Interactions between Sponges and the Water Column: Nutrient Utilisation and Feeding by New Zealand Subtidal Sponges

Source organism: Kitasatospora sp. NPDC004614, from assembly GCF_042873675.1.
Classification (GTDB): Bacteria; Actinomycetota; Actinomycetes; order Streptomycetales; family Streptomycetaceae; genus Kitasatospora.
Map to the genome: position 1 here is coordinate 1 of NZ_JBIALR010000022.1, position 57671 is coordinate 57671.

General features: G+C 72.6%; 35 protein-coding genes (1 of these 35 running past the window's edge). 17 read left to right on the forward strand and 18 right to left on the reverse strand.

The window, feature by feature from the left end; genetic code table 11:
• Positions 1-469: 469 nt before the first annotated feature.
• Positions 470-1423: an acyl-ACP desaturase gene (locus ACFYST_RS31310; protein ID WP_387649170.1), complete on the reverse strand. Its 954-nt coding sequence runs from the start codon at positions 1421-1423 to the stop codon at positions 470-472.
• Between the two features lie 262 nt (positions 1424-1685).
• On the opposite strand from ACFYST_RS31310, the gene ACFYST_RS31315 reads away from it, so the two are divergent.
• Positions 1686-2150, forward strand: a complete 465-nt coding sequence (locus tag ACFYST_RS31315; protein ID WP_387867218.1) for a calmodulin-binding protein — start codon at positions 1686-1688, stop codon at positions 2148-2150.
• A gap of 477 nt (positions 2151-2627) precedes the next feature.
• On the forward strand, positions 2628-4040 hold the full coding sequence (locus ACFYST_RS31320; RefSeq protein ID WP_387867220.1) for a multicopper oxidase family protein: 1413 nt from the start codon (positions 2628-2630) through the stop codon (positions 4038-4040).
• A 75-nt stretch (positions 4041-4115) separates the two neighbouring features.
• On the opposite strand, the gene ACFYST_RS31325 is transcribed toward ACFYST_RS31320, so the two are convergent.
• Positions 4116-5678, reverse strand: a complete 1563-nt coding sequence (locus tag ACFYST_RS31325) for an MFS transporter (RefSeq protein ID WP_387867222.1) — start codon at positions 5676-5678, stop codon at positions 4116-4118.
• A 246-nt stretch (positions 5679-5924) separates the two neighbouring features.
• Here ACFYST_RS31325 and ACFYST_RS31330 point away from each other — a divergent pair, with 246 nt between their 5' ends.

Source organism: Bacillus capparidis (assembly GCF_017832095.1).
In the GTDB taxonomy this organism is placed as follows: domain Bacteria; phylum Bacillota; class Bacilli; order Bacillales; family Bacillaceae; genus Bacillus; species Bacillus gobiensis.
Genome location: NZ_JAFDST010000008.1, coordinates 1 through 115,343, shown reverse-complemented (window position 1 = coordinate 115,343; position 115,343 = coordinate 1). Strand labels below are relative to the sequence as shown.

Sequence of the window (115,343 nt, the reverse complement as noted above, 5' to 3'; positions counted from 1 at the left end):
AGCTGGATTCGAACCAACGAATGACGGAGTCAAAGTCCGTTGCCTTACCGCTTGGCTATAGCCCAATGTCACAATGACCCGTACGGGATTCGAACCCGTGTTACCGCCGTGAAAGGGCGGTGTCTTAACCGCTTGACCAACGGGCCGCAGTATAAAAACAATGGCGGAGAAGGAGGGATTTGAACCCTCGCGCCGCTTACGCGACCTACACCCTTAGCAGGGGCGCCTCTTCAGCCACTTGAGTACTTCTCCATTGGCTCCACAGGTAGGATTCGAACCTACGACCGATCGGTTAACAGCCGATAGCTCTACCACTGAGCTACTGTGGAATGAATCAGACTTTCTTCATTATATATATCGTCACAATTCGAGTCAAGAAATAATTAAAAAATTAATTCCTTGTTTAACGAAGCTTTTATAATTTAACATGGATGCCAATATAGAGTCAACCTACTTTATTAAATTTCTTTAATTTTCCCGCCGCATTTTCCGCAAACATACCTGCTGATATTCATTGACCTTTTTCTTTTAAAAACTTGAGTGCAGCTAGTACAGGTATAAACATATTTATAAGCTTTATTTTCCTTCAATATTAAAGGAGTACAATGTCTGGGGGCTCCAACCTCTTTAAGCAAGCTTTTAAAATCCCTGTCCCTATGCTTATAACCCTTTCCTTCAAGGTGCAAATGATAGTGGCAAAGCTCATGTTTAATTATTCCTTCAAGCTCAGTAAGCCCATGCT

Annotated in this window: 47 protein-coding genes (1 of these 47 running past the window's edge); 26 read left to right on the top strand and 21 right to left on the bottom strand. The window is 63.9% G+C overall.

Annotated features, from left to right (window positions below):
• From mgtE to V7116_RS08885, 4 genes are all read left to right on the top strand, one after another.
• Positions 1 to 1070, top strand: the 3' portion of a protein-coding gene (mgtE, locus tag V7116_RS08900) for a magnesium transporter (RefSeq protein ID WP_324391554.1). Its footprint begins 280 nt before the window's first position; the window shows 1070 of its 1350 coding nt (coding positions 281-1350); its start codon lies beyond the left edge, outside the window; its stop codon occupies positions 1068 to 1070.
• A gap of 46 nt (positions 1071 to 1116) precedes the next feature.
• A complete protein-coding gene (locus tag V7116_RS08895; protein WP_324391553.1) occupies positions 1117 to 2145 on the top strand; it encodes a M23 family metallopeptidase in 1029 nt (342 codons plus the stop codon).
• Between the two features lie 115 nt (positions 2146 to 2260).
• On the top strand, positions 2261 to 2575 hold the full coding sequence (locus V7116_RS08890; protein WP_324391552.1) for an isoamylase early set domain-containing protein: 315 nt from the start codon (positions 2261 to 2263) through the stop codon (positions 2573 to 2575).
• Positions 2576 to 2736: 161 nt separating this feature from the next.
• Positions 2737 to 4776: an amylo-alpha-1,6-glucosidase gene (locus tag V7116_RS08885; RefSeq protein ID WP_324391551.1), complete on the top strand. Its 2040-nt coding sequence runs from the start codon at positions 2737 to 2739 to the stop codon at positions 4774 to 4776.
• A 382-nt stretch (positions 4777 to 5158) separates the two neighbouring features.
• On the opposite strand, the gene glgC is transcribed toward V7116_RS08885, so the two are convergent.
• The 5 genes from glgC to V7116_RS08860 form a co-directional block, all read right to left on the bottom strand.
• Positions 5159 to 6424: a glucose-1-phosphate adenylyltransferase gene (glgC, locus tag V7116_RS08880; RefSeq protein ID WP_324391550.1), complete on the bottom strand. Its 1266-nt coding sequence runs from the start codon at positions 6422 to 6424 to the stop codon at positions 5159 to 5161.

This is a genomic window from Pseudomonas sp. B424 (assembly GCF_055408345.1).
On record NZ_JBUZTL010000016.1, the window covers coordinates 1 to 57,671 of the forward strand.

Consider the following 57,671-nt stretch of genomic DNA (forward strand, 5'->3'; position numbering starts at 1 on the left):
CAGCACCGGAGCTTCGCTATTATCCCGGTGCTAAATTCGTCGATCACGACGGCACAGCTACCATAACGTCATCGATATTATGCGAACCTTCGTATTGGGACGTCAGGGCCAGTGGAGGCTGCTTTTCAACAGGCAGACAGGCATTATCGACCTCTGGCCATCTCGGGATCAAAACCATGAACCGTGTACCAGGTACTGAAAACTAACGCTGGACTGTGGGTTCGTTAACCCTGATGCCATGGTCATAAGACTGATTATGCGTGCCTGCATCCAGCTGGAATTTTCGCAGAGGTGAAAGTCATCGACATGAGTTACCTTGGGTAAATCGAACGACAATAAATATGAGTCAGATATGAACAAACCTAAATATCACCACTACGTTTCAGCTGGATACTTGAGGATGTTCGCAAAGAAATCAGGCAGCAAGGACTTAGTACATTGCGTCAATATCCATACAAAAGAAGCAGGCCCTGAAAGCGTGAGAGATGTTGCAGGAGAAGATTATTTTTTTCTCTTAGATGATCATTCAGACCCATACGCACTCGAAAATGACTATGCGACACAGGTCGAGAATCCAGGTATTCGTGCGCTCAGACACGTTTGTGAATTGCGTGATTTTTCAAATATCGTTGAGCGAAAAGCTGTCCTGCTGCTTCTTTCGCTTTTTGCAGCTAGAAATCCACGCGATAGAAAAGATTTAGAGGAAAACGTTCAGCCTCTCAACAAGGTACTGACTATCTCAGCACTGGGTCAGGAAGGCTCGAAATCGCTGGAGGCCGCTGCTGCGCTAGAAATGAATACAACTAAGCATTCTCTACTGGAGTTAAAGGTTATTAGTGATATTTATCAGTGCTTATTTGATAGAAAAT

Sponges are an important component of New Zealand subtidal communities and play many key functional roles in marine ecosystems, including competition for space, facilitating primary production, nutrient cycling, bioerosion, and interactions with the water column. Sponges are involved in the bidirectional movement of detritus, nutrients, micro-organisms and planktonic particles both to and from the benthos to the pelagic ecosystem, thereby affecting pelagic processes. As suspension-feeders, sponges are capable of filtering large volumes of water, and they depend on food that is suspended in the water column, meaning that their interaction with the water column is likely to be very important. The main goal of my research was to investigate the interactions between sponges and the water column and how this varies in relation to sponge characteristics, nutrient fluxes, seasonality and food supply. I studied the diet composition of 10 sponge species that are abundant and widely distributed along the south coast of Wellington, New Zealand. I found that the diet of the sponge species analysed comprised three types of picoplanktonic organisms: heterotrophic bacteria, Prochlorococcus, and Synechococcus. These micro-organisms (picoplankton) that sponges feed on are vital for benthic food webs because they are involved in the transformation and cycling process of dissolved inorganic nutrients before they become available to other marine organisms. The results from this thesis demonstrated that different sponge species have different retention efficiencies for different types of picoplankton and I propose that this suggests intra-phyletic food particle niche partitioning among sponges. While these findings support the partitioning of food resources between different co-existing sponge species, they also suggest that partitioning may not be essential for co-existence, as some species had similar retention efficiencies implying an overlap in resource use. By measuring rates of carbon assimilation in the form of planktonic food particles, combined with data on a number of characteristics of the sponge species analysed, I found that sponge assemblages play a key role in the transfer of energy from the water column to the benthos. The results from this thesis indicate that there is a wide range of food concentrations in the rocky reefs where the study species are living, over which retention rate, nutrient utilisation and carbon consumption varied temporally. This emphasises the importance of understanding temporal variation in productivity, and suggests that such variations are likely to have important implications for suspension-feeders. By integrating the feeding results with estimations of oxygen consumption rates, and the amount of carbon obtained from the different micro-organisms found in the water column, preliminary carbon budgets were created. These budgets were used to quantify the capacity of carbon obtained via heterotrophic suspension-feeding to support sponge metabolism, as well as infer the potential for this carbon to support other processes such as sponge growth and reproduction. Overall, this project was the first to consider the functional roles of sponges in New Zealand marine ecosystems and provided useful information on their ecological and biological importance. The large amounts of carbon that sponges transfer from the water column to the benthos, in conjunction with the other findings of my thesis, increase our understanding of the ecology of temperate sponges.